Whilst getting a robot to replicate the motion of a human has been well established, Carter pointed out, getting a robot to replicate the experience and thought process of how to go about building a laser is a ‘much more interesting challenge’.

An area his team is exploring in relation to this is human behaviour analysis, looking to see the human thought processes involved and whether a machine learning process can mimic it or get an equivalent result.

The lab sees a high level of collaboration with laser making companies, such as Luxinar, and developers of laser systems such as Oxford Lasers. Then there’s the industry end users, who are interested in using laser-based processes “but not really in knowing about the nuts and bolts,” Carter explained.

Several robotics start-ups have also set up their presence in the National Robotarium. Its tenants include Bioliberty, an assistive robotics company currently developing a soft robotic glove that could restore upper limb mobility in patients following a stroke; TouchLab, which is developing an innovative e-skin using its own sensing technology; and Crover, an agricultural robotics company that has developed a robotic solution for grain storage monitoring.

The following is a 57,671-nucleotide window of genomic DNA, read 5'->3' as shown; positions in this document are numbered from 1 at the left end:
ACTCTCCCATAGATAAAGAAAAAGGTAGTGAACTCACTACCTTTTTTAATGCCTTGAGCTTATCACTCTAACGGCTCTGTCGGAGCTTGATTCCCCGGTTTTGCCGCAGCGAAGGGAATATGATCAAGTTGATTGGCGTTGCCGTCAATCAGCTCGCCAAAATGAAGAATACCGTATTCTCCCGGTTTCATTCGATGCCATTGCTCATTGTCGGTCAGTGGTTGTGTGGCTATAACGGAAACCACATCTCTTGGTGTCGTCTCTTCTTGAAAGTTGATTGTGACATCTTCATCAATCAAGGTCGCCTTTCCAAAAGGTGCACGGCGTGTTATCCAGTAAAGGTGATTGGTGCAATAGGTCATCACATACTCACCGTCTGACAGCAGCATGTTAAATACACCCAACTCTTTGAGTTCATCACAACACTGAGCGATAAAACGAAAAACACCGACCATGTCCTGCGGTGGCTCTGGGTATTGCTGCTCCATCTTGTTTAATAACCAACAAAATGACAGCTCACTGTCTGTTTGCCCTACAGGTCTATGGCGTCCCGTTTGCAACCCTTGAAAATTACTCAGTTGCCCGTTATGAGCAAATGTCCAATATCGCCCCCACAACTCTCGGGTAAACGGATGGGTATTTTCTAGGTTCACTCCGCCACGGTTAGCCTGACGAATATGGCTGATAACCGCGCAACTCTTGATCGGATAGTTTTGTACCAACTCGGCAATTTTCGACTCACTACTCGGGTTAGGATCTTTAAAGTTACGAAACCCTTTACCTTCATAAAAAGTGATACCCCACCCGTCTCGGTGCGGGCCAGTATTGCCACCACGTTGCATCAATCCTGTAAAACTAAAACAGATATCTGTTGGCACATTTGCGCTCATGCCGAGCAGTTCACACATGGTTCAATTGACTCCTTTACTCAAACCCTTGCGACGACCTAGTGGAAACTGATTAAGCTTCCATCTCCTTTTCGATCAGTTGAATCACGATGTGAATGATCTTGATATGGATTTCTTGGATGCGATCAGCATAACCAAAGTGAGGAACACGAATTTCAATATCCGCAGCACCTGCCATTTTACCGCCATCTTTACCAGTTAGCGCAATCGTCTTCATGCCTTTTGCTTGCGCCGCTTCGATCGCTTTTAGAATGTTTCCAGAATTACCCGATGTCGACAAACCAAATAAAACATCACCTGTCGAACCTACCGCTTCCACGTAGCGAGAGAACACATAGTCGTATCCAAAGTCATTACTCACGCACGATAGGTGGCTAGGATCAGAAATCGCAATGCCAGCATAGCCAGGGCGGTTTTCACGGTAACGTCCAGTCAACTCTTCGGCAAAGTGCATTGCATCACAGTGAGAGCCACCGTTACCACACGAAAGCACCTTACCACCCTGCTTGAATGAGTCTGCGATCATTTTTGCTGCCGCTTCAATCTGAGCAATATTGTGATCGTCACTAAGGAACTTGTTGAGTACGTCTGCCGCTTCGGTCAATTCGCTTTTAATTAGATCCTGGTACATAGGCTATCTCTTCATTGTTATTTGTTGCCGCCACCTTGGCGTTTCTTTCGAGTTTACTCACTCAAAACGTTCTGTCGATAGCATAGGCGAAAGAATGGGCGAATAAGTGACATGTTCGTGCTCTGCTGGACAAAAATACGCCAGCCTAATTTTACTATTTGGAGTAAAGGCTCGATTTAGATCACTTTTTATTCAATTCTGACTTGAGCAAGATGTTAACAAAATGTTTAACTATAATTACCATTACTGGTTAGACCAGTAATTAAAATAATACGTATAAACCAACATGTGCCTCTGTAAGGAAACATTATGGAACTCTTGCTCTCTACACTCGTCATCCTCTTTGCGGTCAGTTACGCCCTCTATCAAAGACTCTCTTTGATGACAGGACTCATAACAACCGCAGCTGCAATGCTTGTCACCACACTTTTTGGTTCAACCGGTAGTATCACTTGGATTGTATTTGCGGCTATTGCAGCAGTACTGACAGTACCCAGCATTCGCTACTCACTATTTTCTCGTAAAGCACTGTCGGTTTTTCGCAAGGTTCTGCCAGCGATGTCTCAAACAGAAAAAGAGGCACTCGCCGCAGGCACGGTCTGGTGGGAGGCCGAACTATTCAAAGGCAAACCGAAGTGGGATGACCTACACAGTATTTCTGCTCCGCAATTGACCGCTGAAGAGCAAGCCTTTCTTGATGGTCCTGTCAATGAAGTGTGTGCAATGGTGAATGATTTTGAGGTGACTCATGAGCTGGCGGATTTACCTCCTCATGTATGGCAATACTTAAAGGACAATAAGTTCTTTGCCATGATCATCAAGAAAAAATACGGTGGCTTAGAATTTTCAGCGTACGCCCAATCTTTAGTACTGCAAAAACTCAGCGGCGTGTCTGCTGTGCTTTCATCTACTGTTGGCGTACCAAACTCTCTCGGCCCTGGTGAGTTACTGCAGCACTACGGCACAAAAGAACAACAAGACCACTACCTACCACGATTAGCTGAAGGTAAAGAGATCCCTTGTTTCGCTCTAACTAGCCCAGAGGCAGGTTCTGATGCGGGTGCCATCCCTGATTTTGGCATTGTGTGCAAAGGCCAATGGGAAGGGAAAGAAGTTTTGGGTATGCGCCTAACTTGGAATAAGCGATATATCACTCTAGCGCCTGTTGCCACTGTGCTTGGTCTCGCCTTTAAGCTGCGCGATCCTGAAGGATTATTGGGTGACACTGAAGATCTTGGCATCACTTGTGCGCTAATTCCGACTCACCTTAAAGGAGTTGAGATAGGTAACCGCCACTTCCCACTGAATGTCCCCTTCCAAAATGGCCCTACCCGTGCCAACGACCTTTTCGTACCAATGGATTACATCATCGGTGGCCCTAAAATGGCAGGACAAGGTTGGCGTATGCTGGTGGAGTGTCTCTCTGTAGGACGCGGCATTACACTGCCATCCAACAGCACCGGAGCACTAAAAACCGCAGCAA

“We’re working with some of the machine learning [researchers] at the Robotarium to understand how we can apply that to help the laser processes irrespective of robotics – everyone wants to know what they can do with AI,” Carter said.